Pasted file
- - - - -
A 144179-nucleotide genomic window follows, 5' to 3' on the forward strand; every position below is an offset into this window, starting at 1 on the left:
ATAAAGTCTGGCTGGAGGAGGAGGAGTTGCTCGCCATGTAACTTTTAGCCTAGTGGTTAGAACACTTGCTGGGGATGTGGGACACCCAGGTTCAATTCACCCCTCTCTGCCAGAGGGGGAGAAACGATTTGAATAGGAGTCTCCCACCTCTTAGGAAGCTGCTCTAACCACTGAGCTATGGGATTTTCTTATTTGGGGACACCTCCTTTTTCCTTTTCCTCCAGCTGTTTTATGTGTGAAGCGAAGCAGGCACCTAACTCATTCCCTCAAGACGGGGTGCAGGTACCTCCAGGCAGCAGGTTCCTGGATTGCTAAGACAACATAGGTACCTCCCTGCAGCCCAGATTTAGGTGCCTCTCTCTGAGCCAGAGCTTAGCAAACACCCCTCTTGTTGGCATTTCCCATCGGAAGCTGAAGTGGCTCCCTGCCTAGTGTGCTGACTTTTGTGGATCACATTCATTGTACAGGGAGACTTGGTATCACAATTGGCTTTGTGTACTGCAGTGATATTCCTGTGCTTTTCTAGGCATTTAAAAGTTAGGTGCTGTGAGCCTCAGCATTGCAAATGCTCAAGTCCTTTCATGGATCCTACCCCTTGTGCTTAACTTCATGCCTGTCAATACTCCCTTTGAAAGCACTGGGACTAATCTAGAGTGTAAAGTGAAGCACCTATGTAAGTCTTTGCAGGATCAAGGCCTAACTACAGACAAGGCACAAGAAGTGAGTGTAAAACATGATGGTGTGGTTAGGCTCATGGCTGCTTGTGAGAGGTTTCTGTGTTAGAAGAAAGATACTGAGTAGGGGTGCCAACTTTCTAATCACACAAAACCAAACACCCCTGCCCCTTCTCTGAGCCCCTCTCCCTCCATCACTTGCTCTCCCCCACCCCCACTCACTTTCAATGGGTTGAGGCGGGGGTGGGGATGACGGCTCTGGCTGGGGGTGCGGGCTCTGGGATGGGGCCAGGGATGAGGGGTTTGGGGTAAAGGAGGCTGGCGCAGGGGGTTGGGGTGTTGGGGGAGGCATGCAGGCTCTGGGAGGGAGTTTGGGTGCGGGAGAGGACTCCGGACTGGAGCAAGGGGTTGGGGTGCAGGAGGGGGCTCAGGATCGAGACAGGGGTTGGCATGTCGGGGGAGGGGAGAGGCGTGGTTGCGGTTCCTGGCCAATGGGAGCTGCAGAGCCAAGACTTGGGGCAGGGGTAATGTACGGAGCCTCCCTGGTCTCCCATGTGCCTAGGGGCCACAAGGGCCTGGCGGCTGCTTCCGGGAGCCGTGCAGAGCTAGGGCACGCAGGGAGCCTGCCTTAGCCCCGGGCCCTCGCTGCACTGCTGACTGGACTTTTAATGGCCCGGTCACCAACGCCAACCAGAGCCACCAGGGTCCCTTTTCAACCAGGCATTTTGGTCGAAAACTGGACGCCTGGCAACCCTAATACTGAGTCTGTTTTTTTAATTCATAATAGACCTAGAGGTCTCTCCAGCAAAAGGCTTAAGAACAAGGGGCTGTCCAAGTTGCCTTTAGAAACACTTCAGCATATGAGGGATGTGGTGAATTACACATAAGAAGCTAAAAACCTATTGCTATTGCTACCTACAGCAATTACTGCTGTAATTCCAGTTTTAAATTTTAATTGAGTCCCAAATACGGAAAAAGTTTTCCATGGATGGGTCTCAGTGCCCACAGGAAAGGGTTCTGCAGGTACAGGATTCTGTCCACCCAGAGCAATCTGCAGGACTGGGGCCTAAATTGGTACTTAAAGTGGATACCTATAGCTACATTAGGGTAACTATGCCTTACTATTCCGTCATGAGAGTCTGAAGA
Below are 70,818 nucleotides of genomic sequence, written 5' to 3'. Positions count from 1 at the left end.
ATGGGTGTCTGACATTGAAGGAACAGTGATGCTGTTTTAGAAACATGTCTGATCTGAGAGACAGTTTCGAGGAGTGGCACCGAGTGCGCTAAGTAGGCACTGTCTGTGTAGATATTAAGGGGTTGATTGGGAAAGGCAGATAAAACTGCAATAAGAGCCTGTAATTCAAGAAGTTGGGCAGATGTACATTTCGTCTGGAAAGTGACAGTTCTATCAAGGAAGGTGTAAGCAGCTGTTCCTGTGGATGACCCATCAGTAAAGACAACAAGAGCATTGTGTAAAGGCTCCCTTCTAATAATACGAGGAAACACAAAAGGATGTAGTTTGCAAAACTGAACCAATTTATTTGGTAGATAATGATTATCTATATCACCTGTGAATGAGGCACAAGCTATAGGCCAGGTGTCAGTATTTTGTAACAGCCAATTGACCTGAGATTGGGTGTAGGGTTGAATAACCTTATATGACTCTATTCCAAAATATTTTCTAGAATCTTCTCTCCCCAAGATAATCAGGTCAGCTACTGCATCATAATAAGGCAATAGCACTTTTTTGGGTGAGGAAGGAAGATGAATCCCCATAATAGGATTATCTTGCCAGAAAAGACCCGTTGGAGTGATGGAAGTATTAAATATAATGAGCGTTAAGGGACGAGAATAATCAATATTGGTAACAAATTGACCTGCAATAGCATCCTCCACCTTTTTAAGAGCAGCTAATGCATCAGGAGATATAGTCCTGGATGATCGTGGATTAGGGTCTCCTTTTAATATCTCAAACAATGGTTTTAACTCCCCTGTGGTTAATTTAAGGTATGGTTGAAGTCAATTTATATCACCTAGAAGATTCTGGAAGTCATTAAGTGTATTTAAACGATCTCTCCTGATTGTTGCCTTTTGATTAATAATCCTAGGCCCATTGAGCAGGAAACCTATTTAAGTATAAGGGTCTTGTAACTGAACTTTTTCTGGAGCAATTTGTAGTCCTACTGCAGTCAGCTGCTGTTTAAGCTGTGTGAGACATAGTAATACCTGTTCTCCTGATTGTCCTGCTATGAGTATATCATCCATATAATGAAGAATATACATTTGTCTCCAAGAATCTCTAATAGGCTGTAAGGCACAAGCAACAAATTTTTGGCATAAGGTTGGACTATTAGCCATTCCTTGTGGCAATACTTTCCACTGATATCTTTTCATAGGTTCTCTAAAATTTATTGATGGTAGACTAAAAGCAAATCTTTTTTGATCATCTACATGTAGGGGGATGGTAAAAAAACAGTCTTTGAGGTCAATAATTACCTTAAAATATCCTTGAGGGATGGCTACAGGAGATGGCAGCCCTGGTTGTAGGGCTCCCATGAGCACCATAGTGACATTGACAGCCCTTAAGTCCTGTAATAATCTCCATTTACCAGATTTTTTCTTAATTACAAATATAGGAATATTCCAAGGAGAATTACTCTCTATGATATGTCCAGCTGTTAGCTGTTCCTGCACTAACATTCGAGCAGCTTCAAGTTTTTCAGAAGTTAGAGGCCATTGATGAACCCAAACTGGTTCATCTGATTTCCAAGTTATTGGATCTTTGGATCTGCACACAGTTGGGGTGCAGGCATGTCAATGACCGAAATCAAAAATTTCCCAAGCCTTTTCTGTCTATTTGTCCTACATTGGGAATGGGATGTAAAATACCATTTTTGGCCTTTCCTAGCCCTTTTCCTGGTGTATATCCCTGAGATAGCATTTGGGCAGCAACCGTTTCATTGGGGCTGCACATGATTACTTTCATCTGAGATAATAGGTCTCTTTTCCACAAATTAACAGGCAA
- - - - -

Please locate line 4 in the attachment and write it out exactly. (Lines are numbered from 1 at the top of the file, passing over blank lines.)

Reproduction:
ATGGGTGTCTGACATTGAAGGAACAGTGATGCTGTTTTAGAAACATGTCTGATCTGAGAGACAGTTTCGAGGAGTGGCACCGAGTGCGCTAAGTAGGCACTGTCTGTGTAGATATTAAGGGGTTGATTGGGAAAGGCAGATAAAACTGCAATAAGAGCCTGTAATTCAAGAAGTTGGGCAGATGTACATTTCGTCTGGAAAGTGACAGTTCTATCAAGGAAGGTGTAAGCAGCTGTTCCTGTGGATGACCCATCAGTAAAGACAACAAGAGCATTGTGTAAAGGCTCCCTTCTAATAATACGAGGAAACACAAAAGGATGTAGTTTGCAAAACTGAACCAATTTATTTGGTAGATAATGATTATCTATATCACCTGTGAATGAGGCACAAGCTATAGGCCAGGTGTCAGTATTTTGTAACAGCCAATTGACCTGAGATTGGGTGTAGGGTTGAATAACCTTATATGACTCTATTCCAAAATATTTTCTAGAATCTTCTCTCCCCAAGATAATCAGGTCAGCTACTGCATCATAATAAGGCAATAGCACTTTTTTGGGTGAGGAAGGAAGATGAATCCCCATAATAGGATTATCTTGCCAGAAAAGACCCGTTGGAGTGATGGAAGTATTAAATATAATGAGCGTTAAGGGACGAGAATAATCAATATTGGTAACAAATTGACCTGCAATAGCATCCTCCACCTTTTTAAGAGCAGCTAATGCATCAGGAGATATAGTCCTGGATGATCGTGGATTAGGGTCTCCTTTTAATATCTCAAACAATGGTTTTAACTCCCCTGTGGTTAATTTAAGGTATGGTTGAAGTCAATTTATATCACCTAGAAGATTCTGGAAGTCATTAAGTGTATTTAAACGATCTCTCCTGATTGTTGCCTTTTGATTAATAATCCTAGGCCCATTGAGCAGGAAACCTATTTAAGTATAAGGGTCTTGTAACTGAACTTTTTCTGGAGCAATTTGTAGTCCTACTGCAGTCAGCTGCTGTTTAAGCTGTGTGAGACATAGTAATACCTGTTCTCCTGATTGTCCTGCTATGAGTATATCATCCATATAATGAAGAATATACATTTGTCTCCAAGAATCTCTAATAGGCTGTAAGGCACAAGCAACAAATTTTTGGCATAAGGTTGGACTATTAGCCATTCCTTGTGGCAATACTTTCCACTGATATCTTTTCATAGGTTCTCTAAAATTTATTGATGGTAGACTAAAAGCAAATCTTTTTTGATCATCTACATGTAGGGGGATGGTAAAAAAACAGTCTTTGAGGTCAATAATTACCTTAAAATATCCTTGAGGGATGGCTACAGGAGATGGCAGCCCTGGTTGTAGGGCTCCCATGAGCACCATAGTGACATTGACAGCCCTTAAGTCCTGTAATAATCTCCATTTACCAGATTTTTTCTTAATTACAAATATAGGAATATTCCAAGGAGAATTACTCTCTATGATATGTCCAGCTGTTAGCTGTTCCTGCACTAACATTCGAGCAGCTTCAAGTTTTTCAGAAGTTAGAGGCCATTGATGAACCCAAACTGGTTCATCTGATTTCCAAGTTATTGGATCTTTGGATCTGCACACAGTTGGGGTGCAGGCATGTCAATGACCGAAATCAAAAATTTCCCAAGCCTTTTCTGTCTATTTGTCCTACATTGGGAATGGGATGTAAAATACCATTTTTGGCCTTTCCTAGCCCTTTTCCTGGTGTATATCCCTGAGATAGCATTTGGGCAGCAACCGTTTCATTGGGGCTGCACATGATTACTTTCATCTGAGATAATAGGTCTCTTTTCCACAAATTAACAGGCAA